Each commercial property type has its own rooftop needs based on the function of its business and how it operates. The overall cost of installation, maintenance cost, and the longevity are the key factors in determining the best suitable rooftop, along with spatial and climatic possibilities of location.

For commercial buildings all around the world, one of the most common and successful rooftop type is PVC (Thermoplastic Poly Vinyl Chloride). PVC roofs are resistant to puncture, chemicals, UV rays and fire, with a life expectancy of ~30 years. They has worked best for flat as well as low sloped roofs, and are very easy to maintain. Also, the Modified Bitumen rooftops comes with very low maintenance and have an average life of more than 20 years. Similar to PVC, it can withstand extreme weather, and are water-proofed. There are few other options like gable, gambrel, and mansard which works well in limited conditions but have failed in extreme conditions like heavy rain, wind and snow. A detailed cost-benefit analysis of all the available options, along with good understanding of the structure, framing and geogphical areas may help decide on what rooftop will work best.

Regarding the rooftop uses, solar panels and green roof-tops are gaining the maximum traction with builders. Like any other investments they actually get economic benefits along with aiding several socio-environment causes of saving energy, shed heat, storm water management, drainage layers, improved air quality and much more. Solar rooftops manufacturing demand is expected to grow at CAGR of ~20% until 2030, while the demand for green roof is expected to grow at CAGR of ~15%.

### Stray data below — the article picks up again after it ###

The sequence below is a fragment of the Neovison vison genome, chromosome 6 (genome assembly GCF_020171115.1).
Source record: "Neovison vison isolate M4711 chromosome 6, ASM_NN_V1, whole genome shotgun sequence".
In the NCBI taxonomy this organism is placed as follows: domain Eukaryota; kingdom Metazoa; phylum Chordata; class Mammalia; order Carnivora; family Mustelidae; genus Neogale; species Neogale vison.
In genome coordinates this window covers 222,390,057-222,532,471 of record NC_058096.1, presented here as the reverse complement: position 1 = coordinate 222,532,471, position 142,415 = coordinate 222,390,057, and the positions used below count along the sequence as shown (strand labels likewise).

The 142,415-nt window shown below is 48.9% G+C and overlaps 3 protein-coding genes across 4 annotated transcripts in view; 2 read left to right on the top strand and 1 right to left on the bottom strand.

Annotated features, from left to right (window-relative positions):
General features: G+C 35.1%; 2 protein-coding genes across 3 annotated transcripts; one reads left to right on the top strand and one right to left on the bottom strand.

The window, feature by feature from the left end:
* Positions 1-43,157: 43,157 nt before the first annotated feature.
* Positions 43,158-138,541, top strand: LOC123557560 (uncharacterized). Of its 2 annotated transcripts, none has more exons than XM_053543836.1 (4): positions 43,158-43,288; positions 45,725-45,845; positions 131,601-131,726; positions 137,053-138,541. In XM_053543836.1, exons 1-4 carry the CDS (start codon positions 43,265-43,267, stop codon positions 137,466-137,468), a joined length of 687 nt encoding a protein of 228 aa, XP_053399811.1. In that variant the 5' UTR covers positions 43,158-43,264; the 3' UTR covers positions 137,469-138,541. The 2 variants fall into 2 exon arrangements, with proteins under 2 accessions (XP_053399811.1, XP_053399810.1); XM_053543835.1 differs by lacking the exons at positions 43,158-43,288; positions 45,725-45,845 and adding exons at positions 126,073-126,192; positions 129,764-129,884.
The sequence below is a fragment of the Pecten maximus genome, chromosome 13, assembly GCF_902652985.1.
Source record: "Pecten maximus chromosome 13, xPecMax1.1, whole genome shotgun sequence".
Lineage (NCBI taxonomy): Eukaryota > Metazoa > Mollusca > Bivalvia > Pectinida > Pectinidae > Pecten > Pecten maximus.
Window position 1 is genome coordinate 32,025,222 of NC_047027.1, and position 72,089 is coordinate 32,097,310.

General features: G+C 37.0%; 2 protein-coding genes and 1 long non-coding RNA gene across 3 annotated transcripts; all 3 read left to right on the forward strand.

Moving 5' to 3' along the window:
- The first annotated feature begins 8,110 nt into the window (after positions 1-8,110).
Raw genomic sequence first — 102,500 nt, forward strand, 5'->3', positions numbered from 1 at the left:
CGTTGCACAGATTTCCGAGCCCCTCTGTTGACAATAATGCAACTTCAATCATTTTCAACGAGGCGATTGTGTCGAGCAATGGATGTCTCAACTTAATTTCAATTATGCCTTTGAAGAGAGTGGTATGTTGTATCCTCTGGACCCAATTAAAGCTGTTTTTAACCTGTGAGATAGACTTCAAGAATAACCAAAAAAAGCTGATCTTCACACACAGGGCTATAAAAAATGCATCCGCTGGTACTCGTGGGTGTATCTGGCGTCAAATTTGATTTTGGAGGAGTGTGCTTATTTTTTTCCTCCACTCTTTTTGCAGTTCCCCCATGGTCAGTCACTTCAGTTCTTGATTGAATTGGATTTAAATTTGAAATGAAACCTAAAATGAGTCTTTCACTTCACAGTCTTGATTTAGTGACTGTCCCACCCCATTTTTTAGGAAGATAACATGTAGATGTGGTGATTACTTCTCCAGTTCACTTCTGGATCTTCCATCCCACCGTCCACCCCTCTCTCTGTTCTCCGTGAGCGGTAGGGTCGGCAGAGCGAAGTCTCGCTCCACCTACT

Outlook — Acuity View

However, not all rooftop ideas works well for all buildings as most buildings have to be supplemented for the extra weight it will bring. Also, the business case of rooftop uses whether it the green rooftops, solar panels or rooftop farming hasn’t come across the right way and the benefits are unclear mostly shadowed under the misapprehensions regarding their high cost, and maintenance burden. Even the benefits these may fetch from environmental certifications such as LEED, PassivHaus and Energy Star isn’t very clear and their outreach is limited. For refurbished buildings, poor quality construction becomes another bulging issue. The technologies in this area are still very novel and developers find it somewhat easier to opt for the same old.

With almost 65% of the population expected to live in cities by 2050, there is growing concern of the space constraint, and developers are exploring newer ways to best fit the growing needs. In densely populated areas like Europe, hundreds of thousands of potential square kilometers is unrecognized. There are organizations like ‘The European Creative Rooftop Network (ECRN)’ supported by European Commission and ‘Rooftop days’ Association who are finding unique ways to unlock the unused space of rooftops. As per one of the studies by the association, only 3% of the full potential of rooftop space is currently utilized.